Gatiss and Moffat’s interpretation of the great Victorian detective has delighted television viewers the world over, and the superb acting and chemistry between Cumberbatch and Freeman only adds to the integrity and likeability of the show. Even purist Conan Doyle fans can enjoy this modern take on the classic cases of Sherlock Holmes since the creators and actors stay so true to the stories and the characters themselves. Hardly a negative word can be said about the series, which has received almost totally positive critical acclaim as well as several distinguished awards. Conan Doyle once wrote a line in which Holmes says, “There is nothing new under the sun. It has all been done before.” Although it may be true that BBC’s adaptation of the classic mysteries is not the first, it can definitely be said that it is a fresh way of looking at those stories, and perhaps even the best interpretation of the characters yet.

...and there you have it! Have you ever seen Sherlock? What do you think of it? 

Wednesday, July 24, 2013

Sentence Revision Time!

Last semester, my writing professor gave us an exercise. We were to write 5 descriptive sentences, 5 how-to sentences, and 5 narrative sentences, and then go back and revise them. It was fun! Here's what I came up with:

5 Descriptive Sentences:
1.      The walk from my room to class was, in a word, miserable.
2.      Even through my bedroom window I could see it would be, as there was freezing rain falling.
3.      As soon as I stepped out into the gray morning the downpour pelted my face, forcing me to stare at my feet as I tramped quickly though fresh puddles to the classroom building.
4.      The wind didn’t help matters much, biting my nose and cheeks and hands.
5.      As I clenched my fists and shoved them into the pockets of my steel-colored coat, I wished nothing more than to be back in my soft, warm bed, but I walked on, knowing I had gone too far to turn back.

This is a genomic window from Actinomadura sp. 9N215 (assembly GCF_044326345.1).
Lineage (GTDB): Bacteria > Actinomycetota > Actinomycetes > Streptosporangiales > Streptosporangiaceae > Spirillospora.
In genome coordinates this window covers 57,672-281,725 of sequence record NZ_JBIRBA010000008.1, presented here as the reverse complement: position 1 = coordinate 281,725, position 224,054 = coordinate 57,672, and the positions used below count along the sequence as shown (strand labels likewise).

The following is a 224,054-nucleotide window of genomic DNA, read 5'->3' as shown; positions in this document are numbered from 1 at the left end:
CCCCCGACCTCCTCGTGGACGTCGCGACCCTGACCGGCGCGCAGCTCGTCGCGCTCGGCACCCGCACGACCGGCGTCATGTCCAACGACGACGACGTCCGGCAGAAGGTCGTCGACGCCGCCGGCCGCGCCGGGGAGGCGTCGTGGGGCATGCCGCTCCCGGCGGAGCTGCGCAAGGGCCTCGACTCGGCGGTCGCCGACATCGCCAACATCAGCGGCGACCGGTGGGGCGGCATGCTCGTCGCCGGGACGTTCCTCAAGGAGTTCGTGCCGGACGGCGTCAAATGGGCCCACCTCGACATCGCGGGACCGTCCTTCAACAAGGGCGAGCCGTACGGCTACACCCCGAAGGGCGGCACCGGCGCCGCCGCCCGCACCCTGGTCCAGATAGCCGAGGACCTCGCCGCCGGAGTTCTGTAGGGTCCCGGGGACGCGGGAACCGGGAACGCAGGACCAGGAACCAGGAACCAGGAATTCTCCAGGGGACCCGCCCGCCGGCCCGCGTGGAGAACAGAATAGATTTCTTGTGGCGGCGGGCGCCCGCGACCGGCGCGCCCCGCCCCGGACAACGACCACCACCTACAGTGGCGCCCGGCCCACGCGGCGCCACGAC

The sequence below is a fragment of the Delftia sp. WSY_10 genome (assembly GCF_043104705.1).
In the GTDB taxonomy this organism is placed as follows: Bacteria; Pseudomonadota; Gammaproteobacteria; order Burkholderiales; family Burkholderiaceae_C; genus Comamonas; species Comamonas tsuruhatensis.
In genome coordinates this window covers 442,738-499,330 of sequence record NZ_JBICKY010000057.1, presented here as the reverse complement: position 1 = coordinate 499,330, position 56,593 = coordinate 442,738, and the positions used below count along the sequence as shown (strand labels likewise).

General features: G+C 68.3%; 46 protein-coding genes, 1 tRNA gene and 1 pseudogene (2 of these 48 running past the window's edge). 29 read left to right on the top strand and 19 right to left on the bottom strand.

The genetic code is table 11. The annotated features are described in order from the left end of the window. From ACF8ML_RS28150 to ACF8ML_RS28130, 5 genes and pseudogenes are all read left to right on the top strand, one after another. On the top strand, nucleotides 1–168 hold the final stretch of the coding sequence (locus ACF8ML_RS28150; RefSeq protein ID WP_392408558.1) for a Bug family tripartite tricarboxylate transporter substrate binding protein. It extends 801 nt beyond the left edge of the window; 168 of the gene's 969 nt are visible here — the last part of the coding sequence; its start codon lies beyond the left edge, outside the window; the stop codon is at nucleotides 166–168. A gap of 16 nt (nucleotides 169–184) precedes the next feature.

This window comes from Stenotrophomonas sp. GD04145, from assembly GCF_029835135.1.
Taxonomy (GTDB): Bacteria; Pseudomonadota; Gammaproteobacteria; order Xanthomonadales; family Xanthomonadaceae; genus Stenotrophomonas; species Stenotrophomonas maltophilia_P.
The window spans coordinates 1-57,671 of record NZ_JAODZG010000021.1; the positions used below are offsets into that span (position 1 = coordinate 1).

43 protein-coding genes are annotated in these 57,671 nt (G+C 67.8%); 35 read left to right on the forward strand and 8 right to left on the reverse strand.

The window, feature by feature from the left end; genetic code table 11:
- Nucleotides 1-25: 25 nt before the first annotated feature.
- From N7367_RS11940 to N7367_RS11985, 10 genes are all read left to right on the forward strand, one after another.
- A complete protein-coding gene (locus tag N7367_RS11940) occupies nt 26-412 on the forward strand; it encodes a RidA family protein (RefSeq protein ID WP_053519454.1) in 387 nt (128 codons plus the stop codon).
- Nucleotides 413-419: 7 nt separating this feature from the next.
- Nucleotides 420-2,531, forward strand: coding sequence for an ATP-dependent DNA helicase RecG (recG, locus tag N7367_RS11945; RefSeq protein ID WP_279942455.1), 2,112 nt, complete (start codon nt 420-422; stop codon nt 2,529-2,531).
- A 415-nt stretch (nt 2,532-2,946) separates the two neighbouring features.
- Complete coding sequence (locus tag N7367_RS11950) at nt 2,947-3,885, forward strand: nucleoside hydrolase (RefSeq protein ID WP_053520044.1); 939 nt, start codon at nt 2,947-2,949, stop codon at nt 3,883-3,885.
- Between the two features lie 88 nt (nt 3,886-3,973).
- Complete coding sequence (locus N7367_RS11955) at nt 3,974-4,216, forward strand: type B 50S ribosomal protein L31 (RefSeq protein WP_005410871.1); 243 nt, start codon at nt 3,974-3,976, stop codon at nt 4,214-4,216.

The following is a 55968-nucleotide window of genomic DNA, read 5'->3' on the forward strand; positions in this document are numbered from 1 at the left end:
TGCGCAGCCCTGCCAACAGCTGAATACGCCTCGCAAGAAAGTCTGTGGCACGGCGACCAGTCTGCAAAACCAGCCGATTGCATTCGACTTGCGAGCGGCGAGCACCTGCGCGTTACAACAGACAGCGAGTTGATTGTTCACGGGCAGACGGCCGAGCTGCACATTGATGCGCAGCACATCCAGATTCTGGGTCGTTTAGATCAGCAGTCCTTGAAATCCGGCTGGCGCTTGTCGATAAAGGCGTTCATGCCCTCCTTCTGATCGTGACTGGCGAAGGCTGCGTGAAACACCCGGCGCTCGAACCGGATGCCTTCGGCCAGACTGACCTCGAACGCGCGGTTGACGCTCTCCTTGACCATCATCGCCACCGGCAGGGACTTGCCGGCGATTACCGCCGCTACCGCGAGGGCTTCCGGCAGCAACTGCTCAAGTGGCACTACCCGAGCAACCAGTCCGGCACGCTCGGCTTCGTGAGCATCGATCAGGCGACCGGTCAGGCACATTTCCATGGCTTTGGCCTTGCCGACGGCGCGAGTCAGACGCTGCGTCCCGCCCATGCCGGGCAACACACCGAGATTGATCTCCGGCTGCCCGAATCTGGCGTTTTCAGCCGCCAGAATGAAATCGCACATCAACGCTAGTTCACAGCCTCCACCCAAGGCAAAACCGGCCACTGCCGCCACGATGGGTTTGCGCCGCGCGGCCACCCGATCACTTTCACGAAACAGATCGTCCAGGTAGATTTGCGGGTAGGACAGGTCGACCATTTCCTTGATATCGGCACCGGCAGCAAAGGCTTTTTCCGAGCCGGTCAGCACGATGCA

I knew the walk from my room to class would be miserable as soon as I saw the freezing rain outside my bedroom window. When I finally stepped out into the gray morning, the downpour pelted my bare face, forcing me to stare at my feet as I splashed through newly formed puddles to the classroom building. The wind didn’t help matters much, biting my nose and cheeks and hands, and as I shoved my clenched fists into the pockets of my steel-colored coat, I wished nothing more than to be back in my cozy bed, but I walked on, knowing I had come too far to turn back now.

5 Narrative Sentences:
1.      “Wait! Wait!” Lucy shouted as she ran after the big yellow school bus.
2.      But the red brake lights never lit up.
3.      Lucy sighed as she watched the bus drive away without her.
4.      Late again, she thought.
5.      She would have to explain to Mrs. Marcus why she was late for the fifth time, and this time, there was no excuse.

            “Wait! Wait!” Lucy shouted as she ran after the big yellow school bus. But the bright red brake lights never lit up, and she sighed as she watched the bus drive away without her. Lucy was late again, and now she would have to explain to Mrs. Marcus why she was late for the fifth time, and this time, there was no excuse.

5 How-To Sentences:
How to Bathe a Cat
1.      When you want to bathe your cat, you will first need to acquire dish soap and towels (which will probably end up being unnecessary).
2.      Next, proceed to chase your cat around your home.
3.      Eventually, you may capture your cat.
4.      In the event that you do, place the cat in water.
5.      Finally, you  will garner countless scratches on your face and arms and then proceed to let the cat go free, wet fur and all.

          When attempting to bathe a cat, first acquire unnecessary items such as dish soap, a water source, a tub, and towels, and then proceed to chase the cat until it is caught. Next, try to place the cat in the tub of water and garner numerous scratches. Finally, give up and set the cat free, wet fur and all. 

...well, that's that! Why don't you give it a try?

A Little Poem

Here it goes--my first post with actual writing! 
An Attempt to Write a Romantic Poem 
I wanted to write a poem for you
But it turns out
I’m not all that good
At writing.
I wanted to write something
Simultaneously sweet
And clever
Something that would make you
And cry…

But it turns out
I’m not all that good
At writing.
So I’ll just say that
I love you
And if I could write a verse to express
My feelings for you
You would probably ask
For a restraining order
Because we’ve never met
But I like you…
Very much.

(*Insert heavy amounts of creepy stalker vibe*)